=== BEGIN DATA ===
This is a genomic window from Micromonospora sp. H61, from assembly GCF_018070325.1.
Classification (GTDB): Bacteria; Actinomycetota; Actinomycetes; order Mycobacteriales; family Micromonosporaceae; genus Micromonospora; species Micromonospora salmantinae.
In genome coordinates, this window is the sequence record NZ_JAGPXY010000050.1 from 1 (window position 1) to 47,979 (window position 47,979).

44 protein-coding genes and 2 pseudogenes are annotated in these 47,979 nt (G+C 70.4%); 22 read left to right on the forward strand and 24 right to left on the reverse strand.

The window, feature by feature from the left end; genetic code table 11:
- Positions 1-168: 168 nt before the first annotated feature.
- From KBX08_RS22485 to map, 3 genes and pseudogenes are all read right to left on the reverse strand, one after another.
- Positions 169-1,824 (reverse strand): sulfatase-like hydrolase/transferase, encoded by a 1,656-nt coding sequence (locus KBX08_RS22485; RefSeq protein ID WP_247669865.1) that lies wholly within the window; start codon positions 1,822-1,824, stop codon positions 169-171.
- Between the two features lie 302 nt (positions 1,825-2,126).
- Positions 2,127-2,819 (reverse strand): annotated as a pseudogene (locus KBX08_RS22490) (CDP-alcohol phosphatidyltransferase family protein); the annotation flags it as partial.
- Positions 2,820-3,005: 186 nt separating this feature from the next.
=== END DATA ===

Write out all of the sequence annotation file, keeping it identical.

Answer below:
This is a genomic window from Micromonospora sp. H61, from assembly GCF_018070325.1.
Classification (GTDB): Bacteria; Actinomycetota; Actinomycetes; order Mycobacteriales; family Micromonosporaceae; genus Micromonospora; species Micromonospora salmantinae.
In genome coordinates, this window is the sequence record NZ_JAGPXY010000050.1 from 1 (window position 1) to 47,979 (window position 47,979).

44 protein-coding genes and 2 pseudogenes are annotated in these 47,979 nt (G+C 70.4%); 22 read left to right on the forward strand and 24 right to left on the reverse strand.

The window, feature by feature from the left end; genetic code table 11:
- Positions 1-168: 168 nt before the first annotated feature.
- From KBX08_RS22485 to map, 3 genes and pseudogenes are all read right to left on the reverse strand, one after another.
- Positions 169-1,824 (reverse strand): sulfatase-like hydrolase/transferase, encoded by a 1,656-nt coding sequence (locus KBX08_RS22485; RefSeq protein ID WP_247669865.1) that lies wholly within the window; start codon positions 1,822-1,824, stop codon positions 169-171.
- Between the two features lie 302 nt (positions 1,825-2,126).
- Positions 2,127-2,819 (reverse strand): annotated as a pseudogene (locus KBX08_RS22490) (CDP-alcohol phosphatidyltransferase family protein); the annotation flags it as partial.
- Positions 2,820-3,005: 186 nt separating this feature from the next.